Use this URL to cite or link to this record in EThOS: http://ethos.bl.uk/OrderDetails.do?uin=uk.bl.ethos.584542
Title: Identity negotiation and the equality agenda in universities
Author: Boyd, Hannah K.
Awarding Body: Cardiff University
Current Institution: Cardiff University
Date of Award: 2009
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Abstract:
This thesis explores current issues in the UK student related equality agenda from the perspective of academic members of staff and specialists in equality and diversity. The polytechnic sector (now post-1992 universities) evolved with a strong student/consumer focus, which has not been true of many pre-1992 institutions. Yet with the economic, political and demographic changes to the context of HE over the last ten years, the demands placed on universities have brought this kind of logic into all institutions. The degree to which this approach to students and academic work has affected academic practice has not been even across the sector. Reactions amongst staff and senior managers to the equality agenda have varied. My research takes a comparative case study approach to identify some of these differing perspectives, sampling from the faculty of arts and social sciences in one pre- and one post-1992 institution. Among equality and diversity specialists there is a growing recognition of the barriers to their work in universities, most notably keeping academic members of staff informed and developing their skills in the area. I investigated these issues by interviewing academic staff and specialists about their views on equality and diversity and student-staff relationships. In this thesis I argue that the differences between academics' perspectives in the two case study institutions are guided by their perceptions of the market position of their university. This controls the horizons of their professional identities, influencing their values and practices. The narratives given by academics reflected a conflict between multiple identities of self-as-professional through their institutional, disciplinary and personal spheres of identity and how each interacted with representations of the equality agenda for HEIs. The success of this agenda hinges on constructing positive discourses around professional identity and its intersection with the equality agenda in HEIs.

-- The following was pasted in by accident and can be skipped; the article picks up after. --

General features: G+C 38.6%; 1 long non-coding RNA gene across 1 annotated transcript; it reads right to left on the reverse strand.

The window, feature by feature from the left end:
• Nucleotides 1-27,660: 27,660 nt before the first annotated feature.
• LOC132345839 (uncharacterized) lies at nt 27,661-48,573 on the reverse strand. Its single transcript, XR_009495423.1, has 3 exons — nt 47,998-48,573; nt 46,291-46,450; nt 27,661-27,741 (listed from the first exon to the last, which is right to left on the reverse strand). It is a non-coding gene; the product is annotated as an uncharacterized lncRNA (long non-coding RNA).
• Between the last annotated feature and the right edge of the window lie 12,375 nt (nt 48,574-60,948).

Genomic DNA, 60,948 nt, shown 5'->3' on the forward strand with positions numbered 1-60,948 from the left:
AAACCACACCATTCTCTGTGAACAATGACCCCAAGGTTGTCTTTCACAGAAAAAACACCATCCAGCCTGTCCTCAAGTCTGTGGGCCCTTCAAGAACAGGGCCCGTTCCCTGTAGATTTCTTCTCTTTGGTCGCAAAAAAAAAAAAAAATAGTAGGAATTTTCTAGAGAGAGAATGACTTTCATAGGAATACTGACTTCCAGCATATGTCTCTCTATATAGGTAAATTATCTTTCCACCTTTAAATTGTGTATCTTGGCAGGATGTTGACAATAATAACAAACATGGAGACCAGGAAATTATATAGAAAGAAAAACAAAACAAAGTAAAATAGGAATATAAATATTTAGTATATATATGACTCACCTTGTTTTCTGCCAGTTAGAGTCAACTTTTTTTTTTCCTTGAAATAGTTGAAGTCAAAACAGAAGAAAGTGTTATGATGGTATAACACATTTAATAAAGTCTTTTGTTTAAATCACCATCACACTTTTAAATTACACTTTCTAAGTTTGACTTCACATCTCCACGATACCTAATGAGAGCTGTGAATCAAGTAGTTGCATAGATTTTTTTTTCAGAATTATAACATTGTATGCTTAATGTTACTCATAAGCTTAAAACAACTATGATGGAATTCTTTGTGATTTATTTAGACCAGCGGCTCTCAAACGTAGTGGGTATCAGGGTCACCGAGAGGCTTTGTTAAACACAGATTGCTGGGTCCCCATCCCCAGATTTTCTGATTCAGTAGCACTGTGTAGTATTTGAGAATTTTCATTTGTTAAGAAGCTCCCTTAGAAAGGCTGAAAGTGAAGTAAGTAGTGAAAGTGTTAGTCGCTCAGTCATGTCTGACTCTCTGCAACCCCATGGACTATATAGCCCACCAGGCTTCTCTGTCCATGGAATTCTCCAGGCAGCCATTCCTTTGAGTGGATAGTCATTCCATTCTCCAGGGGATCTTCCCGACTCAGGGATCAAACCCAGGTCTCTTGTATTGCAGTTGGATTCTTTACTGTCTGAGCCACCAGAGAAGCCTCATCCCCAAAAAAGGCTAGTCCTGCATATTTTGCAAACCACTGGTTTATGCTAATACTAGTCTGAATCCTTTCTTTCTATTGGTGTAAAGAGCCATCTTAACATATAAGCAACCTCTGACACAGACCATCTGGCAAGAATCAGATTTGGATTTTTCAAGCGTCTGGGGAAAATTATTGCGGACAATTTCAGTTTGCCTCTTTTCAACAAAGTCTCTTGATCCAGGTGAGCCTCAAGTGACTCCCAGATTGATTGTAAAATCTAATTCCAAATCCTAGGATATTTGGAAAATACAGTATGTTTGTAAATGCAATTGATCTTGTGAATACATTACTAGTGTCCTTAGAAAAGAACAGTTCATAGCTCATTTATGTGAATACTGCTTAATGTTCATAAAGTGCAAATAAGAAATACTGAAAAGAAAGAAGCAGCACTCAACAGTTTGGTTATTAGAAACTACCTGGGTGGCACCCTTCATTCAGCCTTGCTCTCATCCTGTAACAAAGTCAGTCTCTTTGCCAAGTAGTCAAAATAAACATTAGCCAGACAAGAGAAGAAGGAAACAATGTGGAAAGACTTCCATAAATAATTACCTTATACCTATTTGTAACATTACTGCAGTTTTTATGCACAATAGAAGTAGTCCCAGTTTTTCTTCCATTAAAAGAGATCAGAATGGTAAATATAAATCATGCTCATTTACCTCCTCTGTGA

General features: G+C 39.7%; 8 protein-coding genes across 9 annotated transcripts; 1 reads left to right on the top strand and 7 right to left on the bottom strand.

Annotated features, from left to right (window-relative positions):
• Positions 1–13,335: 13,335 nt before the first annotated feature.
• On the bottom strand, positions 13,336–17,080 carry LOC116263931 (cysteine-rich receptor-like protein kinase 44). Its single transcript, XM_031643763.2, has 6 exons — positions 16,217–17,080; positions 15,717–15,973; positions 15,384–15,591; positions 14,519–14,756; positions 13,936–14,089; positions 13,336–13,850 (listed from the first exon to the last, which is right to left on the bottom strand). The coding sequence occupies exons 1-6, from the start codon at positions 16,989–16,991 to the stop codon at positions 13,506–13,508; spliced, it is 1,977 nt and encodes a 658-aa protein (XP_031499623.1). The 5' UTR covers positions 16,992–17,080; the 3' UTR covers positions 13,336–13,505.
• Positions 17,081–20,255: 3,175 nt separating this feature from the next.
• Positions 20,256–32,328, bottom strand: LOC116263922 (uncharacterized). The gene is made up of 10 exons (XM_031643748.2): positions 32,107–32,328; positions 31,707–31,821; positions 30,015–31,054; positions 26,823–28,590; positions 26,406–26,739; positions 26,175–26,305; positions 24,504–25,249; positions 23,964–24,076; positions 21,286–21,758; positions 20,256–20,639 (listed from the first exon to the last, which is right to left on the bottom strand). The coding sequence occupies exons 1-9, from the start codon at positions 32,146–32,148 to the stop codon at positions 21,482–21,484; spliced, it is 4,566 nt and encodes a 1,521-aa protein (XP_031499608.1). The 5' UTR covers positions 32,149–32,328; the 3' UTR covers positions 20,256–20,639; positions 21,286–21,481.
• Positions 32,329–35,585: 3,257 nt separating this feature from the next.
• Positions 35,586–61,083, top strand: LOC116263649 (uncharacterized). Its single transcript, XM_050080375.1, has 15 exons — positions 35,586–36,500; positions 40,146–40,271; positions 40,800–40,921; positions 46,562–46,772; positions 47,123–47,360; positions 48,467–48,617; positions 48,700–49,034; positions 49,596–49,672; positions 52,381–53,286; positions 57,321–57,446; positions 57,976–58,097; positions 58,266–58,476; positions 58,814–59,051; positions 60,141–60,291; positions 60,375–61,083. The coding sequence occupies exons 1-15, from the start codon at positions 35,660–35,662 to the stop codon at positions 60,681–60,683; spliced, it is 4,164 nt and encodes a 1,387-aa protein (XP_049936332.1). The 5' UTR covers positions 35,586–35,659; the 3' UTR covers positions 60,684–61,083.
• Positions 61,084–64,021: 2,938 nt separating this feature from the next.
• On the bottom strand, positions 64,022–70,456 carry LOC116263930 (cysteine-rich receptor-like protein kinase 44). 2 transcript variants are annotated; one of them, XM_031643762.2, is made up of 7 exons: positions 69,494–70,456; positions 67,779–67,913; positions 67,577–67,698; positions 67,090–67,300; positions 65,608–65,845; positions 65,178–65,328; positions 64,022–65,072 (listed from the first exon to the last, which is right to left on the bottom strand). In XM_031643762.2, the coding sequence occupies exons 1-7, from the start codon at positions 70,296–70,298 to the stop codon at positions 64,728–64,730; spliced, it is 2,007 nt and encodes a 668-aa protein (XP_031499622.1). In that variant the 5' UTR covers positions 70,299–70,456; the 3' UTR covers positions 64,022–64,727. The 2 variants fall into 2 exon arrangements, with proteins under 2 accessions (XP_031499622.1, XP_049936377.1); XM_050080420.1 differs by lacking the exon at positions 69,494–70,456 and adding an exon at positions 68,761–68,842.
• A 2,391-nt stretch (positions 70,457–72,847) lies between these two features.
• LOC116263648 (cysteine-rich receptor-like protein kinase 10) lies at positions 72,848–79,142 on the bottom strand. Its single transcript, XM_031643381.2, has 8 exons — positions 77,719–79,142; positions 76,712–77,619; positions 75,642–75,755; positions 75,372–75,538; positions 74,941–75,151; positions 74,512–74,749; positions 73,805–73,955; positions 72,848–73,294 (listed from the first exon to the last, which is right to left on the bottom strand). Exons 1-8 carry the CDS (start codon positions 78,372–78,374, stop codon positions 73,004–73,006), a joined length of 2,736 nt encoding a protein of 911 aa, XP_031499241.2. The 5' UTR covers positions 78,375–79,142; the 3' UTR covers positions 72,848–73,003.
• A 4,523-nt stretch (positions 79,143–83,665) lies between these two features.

Supervisor: Not available Sponsor: Not available
Qualification Name: Thesis (Ph.D.) Qualification Level: Doctoral
EThOS ID: uk.bl.ethos.584542  DOI: Not available
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